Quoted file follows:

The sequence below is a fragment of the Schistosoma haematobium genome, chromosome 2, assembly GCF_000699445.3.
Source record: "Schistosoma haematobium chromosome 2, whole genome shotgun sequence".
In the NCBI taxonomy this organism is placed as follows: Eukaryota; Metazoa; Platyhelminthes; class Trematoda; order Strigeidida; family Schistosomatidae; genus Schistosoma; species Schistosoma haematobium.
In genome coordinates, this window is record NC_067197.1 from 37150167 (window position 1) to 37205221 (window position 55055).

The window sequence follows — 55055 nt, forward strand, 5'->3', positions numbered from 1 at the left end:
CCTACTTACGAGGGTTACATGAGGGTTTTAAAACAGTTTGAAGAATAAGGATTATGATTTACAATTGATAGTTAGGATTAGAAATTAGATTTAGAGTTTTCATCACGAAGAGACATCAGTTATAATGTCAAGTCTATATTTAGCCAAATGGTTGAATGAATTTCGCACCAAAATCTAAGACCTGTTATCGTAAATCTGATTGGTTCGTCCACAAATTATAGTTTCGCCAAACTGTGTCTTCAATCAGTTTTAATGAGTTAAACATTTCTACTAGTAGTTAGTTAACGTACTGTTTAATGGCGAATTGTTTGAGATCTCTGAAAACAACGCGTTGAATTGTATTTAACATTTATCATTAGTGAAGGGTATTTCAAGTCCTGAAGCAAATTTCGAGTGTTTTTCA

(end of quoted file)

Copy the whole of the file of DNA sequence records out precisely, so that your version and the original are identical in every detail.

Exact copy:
The sequence below is a fragment of the Schistosoma haematobium genome, chromosome 2, assembly GCF_000699445.3.
Source record: "Schistosoma haematobium chromosome 2, whole genome shotgun sequence".
In the NCBI taxonomy this organism is placed as follows: Eukaryota; Metazoa; Platyhelminthes; class Trematoda; order Strigeidida; family Schistosomatidae; genus Schistosoma; species Schistosoma haematobium.
In genome coordinates, this window is record NC_067197.1 from 37150167 (window position 1) to 37205221 (window position 55055).

The window sequence follows — 55055 nt, forward strand, 5'->3', positions numbered from 1 at the left end:
CCTACTTACGAGGGTTACATGAGGGTTTTAAAACAGTTTGAAGAATAAGGATTATGATTTACAATTGATAGTTAGGATTAGAAATTAGATTTAGAGTTTTCATCACGAAGAGACATCAGTTATAATGTCAAGTCTATATTTAGCCAAATGGTTGAATGAATTTCGCACCAAAATCTAAGACCTGTTATCGTAAATCTGATTGGTTCGTCCACAAATTATAGTTTCGCCAAACTGTGTCTTCAATCAGTTTTAATGAGTTAAACATTTCTACTAGTAGTTAGTTAACGTACTGTTTAATGGCGAATTGTTTGAGATCTCTGAAAACAACGCGTTGAATTGTATTTAACATTTATCATTAGTGAAGGGTATTTCAAGTCCTGAAGCAAATTTCGAGTGTTTTTCA